Although they are co-developing ESS solutions together, Northvolt’s senior director of ESS business development Wilhelm Löwenhielm was discussing the broader battery manufacturing ecosystem in Europe, while Fluence’s senior director for strategy, market development and policy (EMEA) Julian Jansen was speaking in response to a question about when it would bring ESS assembly to Europe.
Fluence: “right signals needed” to bring ESS production to Europe
“Fluence wants to be more responsive to customers and increase the speed to market for our product. So we have to consider the value of increasing our regionalisation of the supply chain,” Fluence’s senior director for strategy, market development and policy (EMEA) Julian Jansen told Energy-Storage.news.
He acknowledged the European Union and member states see battery-based energy storage as a critical technology and that many options were available to it to support growth in local value chains.
“The strategic direction is clear, but it comes down to volume, ease of doing business, and how quickly we can set up manufacturing. And those things are then considered and thought about in the context of competitive framework. As a global company, we have a flexibility here, but of course we want to get closer to our customers and we need to start seeing the right signals at a European and at a (EU) member state level to encourage that,” Jansen said.
The firm has already moved some ESS assembly to the US market through a contract manufacturing facility in Utah last year though, as Jansen pointed out, there are direct benefits through the domestic content investment tax credit (ITC) adder to this, whereas nothing equivalent exists in Europe. Most sources Energy-Storage.news has spoken to don’t expect something similar to be enacted in Europe anytime soon either.
Northvolt sounds note of caution, citing solar example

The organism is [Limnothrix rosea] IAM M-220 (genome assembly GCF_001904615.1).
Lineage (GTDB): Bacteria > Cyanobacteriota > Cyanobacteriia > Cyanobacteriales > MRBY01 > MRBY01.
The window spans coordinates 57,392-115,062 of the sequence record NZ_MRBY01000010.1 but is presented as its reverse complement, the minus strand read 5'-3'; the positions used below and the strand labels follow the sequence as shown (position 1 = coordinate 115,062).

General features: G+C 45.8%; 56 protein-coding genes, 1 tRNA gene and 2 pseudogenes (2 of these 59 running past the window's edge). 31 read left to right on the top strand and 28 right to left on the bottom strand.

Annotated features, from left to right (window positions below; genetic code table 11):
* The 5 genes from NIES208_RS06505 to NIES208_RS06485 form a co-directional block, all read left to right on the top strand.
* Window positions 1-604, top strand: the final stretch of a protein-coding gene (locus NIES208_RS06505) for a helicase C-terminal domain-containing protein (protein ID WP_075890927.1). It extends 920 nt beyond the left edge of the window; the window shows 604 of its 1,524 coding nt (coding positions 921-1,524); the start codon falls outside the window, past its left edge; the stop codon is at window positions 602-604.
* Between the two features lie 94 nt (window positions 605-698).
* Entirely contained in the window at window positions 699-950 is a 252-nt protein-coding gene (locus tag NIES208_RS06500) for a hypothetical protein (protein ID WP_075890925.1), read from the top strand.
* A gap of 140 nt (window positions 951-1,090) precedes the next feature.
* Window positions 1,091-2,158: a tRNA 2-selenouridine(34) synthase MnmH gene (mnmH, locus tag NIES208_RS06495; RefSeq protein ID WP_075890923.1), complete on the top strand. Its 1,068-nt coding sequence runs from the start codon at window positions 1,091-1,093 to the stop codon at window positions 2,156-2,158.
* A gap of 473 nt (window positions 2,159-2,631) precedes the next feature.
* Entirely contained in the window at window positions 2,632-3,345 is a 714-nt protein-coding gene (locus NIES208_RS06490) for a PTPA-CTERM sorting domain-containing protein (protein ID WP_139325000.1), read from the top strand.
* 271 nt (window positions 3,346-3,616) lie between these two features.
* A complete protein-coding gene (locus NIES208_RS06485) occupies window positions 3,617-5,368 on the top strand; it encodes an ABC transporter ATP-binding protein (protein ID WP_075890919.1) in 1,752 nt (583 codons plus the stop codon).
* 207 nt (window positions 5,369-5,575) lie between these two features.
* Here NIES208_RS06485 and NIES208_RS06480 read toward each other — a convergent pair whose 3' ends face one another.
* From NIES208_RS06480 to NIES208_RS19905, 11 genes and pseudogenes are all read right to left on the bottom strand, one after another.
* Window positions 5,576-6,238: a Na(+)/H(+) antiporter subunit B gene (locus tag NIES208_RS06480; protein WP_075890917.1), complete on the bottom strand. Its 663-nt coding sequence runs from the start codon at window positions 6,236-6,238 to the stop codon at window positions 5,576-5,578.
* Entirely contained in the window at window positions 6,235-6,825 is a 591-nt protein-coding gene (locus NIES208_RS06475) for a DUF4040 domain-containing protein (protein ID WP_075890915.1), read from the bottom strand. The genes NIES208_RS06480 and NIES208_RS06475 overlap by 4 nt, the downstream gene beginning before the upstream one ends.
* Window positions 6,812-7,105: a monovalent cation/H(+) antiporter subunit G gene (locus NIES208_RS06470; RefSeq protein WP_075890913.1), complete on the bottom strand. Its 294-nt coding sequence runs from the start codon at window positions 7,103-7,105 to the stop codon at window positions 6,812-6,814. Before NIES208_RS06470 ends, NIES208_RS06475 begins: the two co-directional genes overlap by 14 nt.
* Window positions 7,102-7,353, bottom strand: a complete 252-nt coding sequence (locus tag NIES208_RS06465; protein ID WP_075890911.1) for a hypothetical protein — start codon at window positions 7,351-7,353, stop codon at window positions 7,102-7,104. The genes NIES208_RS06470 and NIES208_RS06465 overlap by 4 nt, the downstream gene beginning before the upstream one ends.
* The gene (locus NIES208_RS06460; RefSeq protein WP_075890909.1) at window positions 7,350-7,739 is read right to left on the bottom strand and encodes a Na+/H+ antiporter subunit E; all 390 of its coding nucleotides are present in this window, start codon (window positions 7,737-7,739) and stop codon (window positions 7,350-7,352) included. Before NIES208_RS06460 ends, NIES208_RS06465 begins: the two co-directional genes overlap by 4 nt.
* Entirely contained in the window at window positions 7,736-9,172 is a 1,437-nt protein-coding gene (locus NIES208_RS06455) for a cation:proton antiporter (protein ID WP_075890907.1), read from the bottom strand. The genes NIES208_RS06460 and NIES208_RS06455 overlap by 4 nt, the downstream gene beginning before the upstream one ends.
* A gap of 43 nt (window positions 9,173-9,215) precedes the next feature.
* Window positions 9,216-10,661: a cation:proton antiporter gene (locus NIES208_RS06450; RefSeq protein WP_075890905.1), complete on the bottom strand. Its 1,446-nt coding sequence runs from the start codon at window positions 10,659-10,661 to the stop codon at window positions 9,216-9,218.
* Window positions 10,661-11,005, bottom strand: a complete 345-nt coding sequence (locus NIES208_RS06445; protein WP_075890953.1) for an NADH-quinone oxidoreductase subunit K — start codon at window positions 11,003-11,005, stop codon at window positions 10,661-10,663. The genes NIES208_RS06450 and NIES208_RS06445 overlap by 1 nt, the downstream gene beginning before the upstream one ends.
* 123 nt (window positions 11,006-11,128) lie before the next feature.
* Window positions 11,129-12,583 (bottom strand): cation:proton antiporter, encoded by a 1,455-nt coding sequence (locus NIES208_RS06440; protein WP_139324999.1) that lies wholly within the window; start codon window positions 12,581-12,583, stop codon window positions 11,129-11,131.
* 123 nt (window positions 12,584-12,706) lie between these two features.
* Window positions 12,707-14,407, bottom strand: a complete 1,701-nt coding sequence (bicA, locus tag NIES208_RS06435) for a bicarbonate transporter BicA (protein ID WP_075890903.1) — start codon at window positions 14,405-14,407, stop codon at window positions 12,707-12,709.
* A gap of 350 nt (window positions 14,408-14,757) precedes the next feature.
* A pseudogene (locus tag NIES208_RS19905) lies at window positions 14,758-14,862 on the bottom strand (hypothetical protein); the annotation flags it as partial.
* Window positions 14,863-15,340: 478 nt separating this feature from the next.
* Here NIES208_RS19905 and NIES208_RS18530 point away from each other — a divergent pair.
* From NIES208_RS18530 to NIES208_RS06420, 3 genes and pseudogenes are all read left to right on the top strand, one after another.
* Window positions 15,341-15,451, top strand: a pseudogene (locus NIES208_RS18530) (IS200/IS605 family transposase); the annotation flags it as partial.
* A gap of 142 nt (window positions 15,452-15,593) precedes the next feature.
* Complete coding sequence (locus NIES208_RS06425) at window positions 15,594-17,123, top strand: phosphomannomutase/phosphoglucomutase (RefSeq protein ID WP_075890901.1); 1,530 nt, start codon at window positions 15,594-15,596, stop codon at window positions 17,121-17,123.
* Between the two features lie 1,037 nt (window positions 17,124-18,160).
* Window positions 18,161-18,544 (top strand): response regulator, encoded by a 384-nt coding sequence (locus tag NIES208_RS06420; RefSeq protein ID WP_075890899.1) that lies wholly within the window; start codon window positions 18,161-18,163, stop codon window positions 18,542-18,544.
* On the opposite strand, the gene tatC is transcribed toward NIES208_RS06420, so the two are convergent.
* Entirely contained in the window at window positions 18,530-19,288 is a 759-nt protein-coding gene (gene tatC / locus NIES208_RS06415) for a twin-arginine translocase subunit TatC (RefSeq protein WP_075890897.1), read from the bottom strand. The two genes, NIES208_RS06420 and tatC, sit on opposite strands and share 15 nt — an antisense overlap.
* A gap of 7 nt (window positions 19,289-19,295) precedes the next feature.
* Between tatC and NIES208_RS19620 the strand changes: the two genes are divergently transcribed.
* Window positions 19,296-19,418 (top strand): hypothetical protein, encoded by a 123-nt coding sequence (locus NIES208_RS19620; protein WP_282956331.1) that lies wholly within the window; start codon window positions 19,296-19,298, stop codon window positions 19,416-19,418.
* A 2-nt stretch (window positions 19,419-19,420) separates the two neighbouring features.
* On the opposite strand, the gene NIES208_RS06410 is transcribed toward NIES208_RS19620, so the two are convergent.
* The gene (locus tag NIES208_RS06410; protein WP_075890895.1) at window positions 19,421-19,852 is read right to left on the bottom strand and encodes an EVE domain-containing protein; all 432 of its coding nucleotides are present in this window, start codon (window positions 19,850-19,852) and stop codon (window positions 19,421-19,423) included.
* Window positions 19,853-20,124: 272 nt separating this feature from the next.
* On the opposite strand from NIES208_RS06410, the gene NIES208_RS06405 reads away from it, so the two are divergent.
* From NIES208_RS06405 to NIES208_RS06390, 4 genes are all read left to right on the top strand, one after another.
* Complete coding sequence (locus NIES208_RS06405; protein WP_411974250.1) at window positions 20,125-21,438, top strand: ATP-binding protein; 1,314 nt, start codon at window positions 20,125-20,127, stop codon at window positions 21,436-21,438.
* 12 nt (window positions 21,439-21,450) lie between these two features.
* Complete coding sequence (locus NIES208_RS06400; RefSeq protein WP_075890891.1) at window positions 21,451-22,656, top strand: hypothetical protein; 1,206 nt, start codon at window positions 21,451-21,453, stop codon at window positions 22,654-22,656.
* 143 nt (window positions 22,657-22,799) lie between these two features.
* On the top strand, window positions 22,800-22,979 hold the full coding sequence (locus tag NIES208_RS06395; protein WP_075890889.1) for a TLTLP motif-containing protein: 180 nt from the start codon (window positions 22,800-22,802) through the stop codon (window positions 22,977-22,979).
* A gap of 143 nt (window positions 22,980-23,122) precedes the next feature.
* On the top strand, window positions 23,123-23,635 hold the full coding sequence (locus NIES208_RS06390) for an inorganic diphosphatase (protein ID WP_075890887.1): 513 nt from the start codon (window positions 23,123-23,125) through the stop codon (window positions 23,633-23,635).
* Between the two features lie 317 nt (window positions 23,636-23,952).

Meanwhile, Northvolt’s senior director of ESS business development Wilhelm Löwenhielm, in response to a question about Europe’s response to the Inflation Reduction Act in the US, said:
“To build up a clean energy manufacturing ecosystem in Europe you are competing with the US, but you’re also competing with what China can bring to the market. At Northvolt, we are all about a level playing field but not about restricting trade to any great extent.”
“The price of solar panels has dropped by 25% in Europe since the beginning of the year, and the continent’s emerging solar manufacturing industry is having to stockpile its inventory because it’s being forced to sell at below cost, because a lot of the panels that were destined for the US have been redirected to Europe.”
“We are still at the very early, sensitive stage of building out the battery manufacturing capacity in Europe and if there isn’t a level playing field it’s really going to hurt the prospects of the European battery industry.”
The Inflation Reduction Act and its generous tax credit incentive for upstream and downstream clean energy has seen a boom in investment in the US and it now has more planned lithium-ion manufacturing capacity than Europe, a drastic shift from the situation before the Act made its way through the US’ legislative processes.
A trade body for the automotive sector in Europe said earlier this year that as much as two-thirds of planned European gigafactories were at risk of delay, cancellation or downsizing due to this.
Northvolt recently announced its sixth lithium-ion value chain manufacturing facility, in Montreal Canada, set to commence operations in 2026.
Emblematic of this is Tesla’s widely-reported decision to not yet produce battery cells at its new gigafactory in Berlin, despite it being ready to do so, but instead to produce battery packs using cells and modules imported from its US and China facilities.